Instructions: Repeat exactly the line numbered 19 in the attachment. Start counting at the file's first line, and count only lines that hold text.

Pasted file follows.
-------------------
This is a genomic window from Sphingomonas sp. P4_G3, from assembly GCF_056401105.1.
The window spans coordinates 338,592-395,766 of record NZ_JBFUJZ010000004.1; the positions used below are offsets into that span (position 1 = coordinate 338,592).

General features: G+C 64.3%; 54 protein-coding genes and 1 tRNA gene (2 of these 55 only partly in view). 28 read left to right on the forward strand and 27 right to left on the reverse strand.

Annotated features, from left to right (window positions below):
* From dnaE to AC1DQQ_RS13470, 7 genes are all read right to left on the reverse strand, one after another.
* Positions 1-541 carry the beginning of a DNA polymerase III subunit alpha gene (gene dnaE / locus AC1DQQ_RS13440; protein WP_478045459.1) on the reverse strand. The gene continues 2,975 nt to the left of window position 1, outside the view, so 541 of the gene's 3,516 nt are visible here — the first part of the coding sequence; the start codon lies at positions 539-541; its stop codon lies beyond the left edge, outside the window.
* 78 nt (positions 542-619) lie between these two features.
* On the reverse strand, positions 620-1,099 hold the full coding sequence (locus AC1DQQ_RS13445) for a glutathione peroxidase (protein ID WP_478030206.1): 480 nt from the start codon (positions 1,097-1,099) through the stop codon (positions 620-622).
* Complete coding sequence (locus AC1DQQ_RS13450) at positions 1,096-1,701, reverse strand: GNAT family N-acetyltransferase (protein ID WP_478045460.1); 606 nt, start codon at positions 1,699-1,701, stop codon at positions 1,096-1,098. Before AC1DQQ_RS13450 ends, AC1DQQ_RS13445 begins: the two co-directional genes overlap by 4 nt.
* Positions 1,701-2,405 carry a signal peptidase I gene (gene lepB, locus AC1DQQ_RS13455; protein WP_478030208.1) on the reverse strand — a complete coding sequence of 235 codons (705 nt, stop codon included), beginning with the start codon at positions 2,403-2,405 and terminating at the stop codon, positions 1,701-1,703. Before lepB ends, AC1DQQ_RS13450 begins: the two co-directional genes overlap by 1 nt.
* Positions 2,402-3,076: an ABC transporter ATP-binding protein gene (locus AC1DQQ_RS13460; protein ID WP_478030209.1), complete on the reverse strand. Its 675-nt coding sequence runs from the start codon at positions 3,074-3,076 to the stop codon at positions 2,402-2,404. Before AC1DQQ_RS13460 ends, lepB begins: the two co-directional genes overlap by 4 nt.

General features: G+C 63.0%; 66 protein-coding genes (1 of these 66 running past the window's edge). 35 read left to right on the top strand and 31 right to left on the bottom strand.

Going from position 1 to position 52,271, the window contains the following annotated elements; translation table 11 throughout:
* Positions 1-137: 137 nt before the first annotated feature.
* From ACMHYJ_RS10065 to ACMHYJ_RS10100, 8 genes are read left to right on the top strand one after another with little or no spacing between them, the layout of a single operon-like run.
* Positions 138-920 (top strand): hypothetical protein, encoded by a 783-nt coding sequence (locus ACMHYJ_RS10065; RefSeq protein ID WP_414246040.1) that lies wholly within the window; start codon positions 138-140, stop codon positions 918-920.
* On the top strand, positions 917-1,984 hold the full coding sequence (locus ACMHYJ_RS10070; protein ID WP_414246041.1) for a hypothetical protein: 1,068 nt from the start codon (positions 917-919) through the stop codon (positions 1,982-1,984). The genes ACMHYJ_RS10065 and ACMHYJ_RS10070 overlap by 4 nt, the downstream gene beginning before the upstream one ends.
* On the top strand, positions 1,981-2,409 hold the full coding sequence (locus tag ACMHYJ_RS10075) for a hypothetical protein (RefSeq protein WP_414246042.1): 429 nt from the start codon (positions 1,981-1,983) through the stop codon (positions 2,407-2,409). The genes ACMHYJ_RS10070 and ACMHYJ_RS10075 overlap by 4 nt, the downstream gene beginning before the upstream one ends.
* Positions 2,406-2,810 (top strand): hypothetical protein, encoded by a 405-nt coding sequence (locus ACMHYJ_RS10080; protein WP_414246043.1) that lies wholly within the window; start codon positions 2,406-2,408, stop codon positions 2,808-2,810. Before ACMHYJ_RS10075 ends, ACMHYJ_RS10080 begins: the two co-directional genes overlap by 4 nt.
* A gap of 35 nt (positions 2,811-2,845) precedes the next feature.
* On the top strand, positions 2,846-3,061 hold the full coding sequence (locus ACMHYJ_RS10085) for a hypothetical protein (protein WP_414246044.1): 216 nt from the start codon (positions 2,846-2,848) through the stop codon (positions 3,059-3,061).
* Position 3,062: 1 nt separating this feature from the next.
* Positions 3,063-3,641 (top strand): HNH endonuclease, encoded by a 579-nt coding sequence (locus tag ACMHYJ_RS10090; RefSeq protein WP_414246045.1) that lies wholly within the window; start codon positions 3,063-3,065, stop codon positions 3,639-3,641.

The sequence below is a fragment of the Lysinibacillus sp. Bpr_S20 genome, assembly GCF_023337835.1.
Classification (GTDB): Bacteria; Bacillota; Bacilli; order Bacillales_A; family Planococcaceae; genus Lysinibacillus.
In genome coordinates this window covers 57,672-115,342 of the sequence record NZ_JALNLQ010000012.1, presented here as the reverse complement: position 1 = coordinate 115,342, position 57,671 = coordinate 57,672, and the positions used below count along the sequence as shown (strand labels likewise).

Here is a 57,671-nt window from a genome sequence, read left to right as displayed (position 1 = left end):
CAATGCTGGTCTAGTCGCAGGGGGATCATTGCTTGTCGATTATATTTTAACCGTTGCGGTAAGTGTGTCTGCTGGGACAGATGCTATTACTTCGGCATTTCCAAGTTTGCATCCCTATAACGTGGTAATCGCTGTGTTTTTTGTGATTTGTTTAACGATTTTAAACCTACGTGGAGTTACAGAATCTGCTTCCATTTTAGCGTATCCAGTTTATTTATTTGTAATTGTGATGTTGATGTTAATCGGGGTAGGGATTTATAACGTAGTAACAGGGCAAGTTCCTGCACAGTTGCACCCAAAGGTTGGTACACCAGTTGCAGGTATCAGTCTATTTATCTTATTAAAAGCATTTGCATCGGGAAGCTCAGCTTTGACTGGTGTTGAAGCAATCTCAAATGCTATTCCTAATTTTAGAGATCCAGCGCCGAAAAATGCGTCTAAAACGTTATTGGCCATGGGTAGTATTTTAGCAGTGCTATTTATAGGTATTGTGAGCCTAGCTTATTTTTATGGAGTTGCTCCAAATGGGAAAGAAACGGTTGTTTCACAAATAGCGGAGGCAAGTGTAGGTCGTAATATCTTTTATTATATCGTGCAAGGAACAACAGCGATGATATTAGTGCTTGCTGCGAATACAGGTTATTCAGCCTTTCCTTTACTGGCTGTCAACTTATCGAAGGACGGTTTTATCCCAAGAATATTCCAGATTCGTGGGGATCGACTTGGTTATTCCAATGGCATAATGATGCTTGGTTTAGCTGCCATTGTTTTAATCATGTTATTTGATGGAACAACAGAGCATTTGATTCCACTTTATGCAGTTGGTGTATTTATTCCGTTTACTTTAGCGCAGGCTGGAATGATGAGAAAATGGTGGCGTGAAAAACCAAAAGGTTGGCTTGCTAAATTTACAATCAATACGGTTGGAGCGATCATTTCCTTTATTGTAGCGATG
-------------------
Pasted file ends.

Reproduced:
* Positions 2,406-2,810 (top strand): hypothetical protein, encoded by a 405-nt coding sequence (locus ACMHYJ_RS10080; protein WP_414246043.1) that lies wholly within the window; start codon positions 2,406-2,408, stop codon positions 2,808-2,810. Before ACMHYJ_RS10075 ends, ACMHYJ_RS10080 begins: the two co-directional genes overlap by 4 nt.